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NAMI Southern Arizona heads into classrooms to end the silence of mental illness

A sad reminder that we need to be very careful in how we approach conversations about mental illness.
Posted at 5:48 PM, Oct 12, 2021
and last updated 2021-10-13 09:50:55-04

TUCSON, Ariz. (KGUN) — The National Alliance on Mental Health (NAMI) Southern Arizona reports one in five children between the ages of 13 and 18 will experience a serious mental illness.

“With the onset of the pandemic and especially with young, not just young people, I mean a lot of people are getting depressed because of the isolation because things are not normal for them,” said Christina Bickelmann, executive director of NAMI Southern Arizona.

She explained her team has noticed a spike in people reaching out.

“One of the things that we've been noticing is that we're getting a lot more calls and a lot more people are looking for support groups,” said Bickelmann.

As a parent, NAMI said behaviors to look out for include:

  • changes in school performance
  • excessive worry or anxiety,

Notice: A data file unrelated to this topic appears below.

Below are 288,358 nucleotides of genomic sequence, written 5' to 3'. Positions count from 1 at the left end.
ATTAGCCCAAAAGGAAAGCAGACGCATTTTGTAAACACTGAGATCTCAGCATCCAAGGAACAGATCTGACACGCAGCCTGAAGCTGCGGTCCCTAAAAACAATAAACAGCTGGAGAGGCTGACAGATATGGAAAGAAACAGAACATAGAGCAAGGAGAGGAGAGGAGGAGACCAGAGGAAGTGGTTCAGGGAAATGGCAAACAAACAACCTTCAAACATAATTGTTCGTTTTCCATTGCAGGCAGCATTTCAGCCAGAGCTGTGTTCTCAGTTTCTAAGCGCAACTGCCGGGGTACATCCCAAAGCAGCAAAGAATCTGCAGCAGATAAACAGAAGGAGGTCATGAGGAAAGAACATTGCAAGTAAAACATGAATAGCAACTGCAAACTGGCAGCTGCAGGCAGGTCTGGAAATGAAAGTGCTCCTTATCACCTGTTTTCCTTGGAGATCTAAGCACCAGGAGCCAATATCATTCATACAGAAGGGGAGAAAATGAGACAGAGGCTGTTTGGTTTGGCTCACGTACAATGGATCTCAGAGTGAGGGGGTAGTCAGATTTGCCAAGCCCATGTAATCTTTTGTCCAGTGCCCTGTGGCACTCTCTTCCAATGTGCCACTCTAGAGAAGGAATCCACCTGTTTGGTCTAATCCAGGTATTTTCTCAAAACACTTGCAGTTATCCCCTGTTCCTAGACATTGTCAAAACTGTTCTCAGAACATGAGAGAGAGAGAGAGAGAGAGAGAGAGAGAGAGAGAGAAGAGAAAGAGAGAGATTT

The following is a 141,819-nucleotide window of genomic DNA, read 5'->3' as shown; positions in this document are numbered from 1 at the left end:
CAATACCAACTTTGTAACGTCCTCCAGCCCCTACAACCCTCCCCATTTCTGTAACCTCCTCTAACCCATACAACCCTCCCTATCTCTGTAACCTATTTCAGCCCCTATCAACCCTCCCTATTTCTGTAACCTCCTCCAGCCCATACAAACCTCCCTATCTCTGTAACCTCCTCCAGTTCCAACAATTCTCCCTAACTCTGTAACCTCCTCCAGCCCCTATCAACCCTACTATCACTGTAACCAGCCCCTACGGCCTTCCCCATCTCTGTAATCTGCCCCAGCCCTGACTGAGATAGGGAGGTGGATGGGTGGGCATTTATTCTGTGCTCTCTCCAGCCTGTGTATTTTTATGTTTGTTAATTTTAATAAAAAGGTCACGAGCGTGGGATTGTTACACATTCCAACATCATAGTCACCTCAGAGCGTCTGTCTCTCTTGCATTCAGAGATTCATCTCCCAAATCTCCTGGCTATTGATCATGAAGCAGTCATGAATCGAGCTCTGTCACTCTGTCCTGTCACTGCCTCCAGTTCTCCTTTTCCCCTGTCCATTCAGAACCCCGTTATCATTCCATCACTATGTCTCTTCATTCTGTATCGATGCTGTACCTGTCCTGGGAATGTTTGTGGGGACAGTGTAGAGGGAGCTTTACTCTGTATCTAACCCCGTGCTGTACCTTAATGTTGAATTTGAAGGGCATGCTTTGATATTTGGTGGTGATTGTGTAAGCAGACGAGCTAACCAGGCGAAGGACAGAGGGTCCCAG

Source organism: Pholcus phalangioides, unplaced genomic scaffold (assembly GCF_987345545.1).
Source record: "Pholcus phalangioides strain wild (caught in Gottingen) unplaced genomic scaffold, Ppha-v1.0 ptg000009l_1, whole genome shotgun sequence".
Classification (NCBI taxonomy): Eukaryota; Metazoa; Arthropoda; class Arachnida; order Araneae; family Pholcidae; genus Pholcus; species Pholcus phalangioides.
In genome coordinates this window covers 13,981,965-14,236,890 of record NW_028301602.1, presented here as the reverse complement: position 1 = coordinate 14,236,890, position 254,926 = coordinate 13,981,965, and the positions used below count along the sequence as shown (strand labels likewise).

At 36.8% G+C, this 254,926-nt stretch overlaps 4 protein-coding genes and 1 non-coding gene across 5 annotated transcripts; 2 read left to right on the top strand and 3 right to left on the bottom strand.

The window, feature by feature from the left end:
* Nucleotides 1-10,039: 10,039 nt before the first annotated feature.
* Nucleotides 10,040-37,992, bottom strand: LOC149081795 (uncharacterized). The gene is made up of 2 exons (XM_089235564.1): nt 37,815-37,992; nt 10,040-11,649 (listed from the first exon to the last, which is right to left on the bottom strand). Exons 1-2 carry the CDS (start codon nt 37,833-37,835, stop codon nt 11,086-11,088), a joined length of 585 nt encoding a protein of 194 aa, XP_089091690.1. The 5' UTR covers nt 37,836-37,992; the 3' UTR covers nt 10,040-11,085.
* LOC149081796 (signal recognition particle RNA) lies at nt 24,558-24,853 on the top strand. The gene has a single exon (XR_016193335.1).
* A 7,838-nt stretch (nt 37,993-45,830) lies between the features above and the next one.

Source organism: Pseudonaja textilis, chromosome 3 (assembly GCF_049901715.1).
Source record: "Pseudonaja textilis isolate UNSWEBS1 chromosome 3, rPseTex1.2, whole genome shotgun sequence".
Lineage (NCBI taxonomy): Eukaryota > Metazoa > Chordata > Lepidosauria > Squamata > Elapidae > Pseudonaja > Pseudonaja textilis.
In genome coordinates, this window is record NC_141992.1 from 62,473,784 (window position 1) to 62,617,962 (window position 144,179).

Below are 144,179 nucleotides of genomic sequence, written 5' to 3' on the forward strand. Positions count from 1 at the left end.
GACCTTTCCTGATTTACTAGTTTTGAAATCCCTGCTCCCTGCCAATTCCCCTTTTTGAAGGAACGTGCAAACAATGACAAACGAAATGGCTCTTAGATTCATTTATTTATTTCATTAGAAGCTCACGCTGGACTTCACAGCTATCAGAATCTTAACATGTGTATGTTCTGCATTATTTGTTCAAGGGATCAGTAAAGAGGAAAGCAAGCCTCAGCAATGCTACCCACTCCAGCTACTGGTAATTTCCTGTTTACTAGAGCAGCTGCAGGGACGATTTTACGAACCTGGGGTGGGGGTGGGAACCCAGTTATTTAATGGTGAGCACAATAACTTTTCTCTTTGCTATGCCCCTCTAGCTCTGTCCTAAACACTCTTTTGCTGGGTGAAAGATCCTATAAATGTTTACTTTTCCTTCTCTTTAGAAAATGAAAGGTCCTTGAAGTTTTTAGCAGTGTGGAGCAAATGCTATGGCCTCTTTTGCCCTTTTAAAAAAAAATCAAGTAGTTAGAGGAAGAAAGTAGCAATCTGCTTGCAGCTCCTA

• hyperactive behavior
  • frequent nightmares
  • frequent disobedience or aggression
  • frequent temper tantrums

One program NAMI is offering to local schools to educate kids about mental illness and how to get help is called Ending the Silence.

“We recruit young people under 35 who have presented with a mental illness in their middle school [and] high school years. We have those presenters talk to the kids, because they can really relate, they can you know they can say this is how I was feeling,” said Bickelmann.

In the last month, NAMI offered 30 presentations.

“The school districts where we used to have to go out and, you know, kind of convinced them, they're coming to us in droves wanting this to just, like, wanting all of their students to get these presentations,” said Bickelmann.

NAMI is working to secure more funds to keep the presentations as they are free of charge for schools.